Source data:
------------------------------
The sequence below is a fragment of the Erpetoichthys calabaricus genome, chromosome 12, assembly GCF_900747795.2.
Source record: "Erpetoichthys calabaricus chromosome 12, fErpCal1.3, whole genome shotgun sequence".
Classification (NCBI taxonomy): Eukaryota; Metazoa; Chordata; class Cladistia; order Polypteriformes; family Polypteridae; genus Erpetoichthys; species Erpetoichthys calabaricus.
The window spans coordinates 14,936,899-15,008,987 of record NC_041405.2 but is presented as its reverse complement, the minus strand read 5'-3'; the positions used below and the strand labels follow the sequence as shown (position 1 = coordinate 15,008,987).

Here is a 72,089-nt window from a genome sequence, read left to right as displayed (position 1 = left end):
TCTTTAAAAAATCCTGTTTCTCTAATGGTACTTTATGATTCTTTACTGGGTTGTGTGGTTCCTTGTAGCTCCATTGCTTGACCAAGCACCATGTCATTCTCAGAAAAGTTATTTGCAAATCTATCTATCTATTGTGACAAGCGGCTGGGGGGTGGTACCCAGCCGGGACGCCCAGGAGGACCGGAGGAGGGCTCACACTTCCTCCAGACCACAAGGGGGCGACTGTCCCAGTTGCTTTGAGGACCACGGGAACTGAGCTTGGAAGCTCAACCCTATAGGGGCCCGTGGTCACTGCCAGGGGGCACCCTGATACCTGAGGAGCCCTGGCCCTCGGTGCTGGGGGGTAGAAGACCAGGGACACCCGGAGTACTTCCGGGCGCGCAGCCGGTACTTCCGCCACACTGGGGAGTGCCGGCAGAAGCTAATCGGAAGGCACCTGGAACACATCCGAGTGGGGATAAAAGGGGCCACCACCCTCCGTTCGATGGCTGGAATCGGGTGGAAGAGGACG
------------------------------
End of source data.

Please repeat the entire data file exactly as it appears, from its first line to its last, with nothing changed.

The sequence below is a fragment of the Erpetoichthys calabaricus genome, chromosome 12, assembly GCF_900747795.2.
Source record: "Erpetoichthys calabaricus chromosome 12, fErpCal1.3, whole genome shotgun sequence".
Classification (NCBI taxonomy): Eukaryota; Metazoa; Chordata; class Cladistia; order Polypteriformes; family Polypteridae; genus Erpetoichthys; species Erpetoichthys calabaricus.
The window spans coordinates 14,936,899-15,008,987 of record NC_041405.2 but is presented as its reverse complement, the minus strand read 5'-3'; the positions used below and the strand labels follow the sequence as shown (position 1 = coordinate 15,008,987).

Here is a 72,089-nt window from a genome sequence, read left to right as displayed (position 1 = left end):
TCTTTAAAAAATCCTGTTTCTCTAATGGTACTTTATGATTCTTTACTGGGTTGTGTGGTTCCTTGTAGCTCCATTGCTTGACCAAGCACCATGTCATTCTCAGAAAAGTTATTTGCAAATCTATCTATCTATTGTGACAAGCGGCTGGGGGGTGGTACCCAGCCGGGACGCCCAGGAGGACCGGAGGAGGGCTCACACTTCCTCCAGACCACAAGGGGGCGACTGTCCCAGTTGCTTTGAGGACCACGGGAACTGAGCTTGGAAGCTCAACCCTATAGGGGCCCGTGGTCACTGCCAGGGGGCACCCTGATACCTGAGGAGCCCTGGCCCTCGGTGCTGGGGGGTAGAAGACCAGGGACACCCGGAGTACTTCCGGGCGCGCAGCCGGTACTTCCGCCACACTGGGGAGTGCCGGCAGAAGCTAATCGGAAGGCACCTGGAACACATCCGAGTGGGGATAAAAGGGGCCACCACCCTCCGTTCGATGGCTGGAATCGGGTGGAAGAGGACG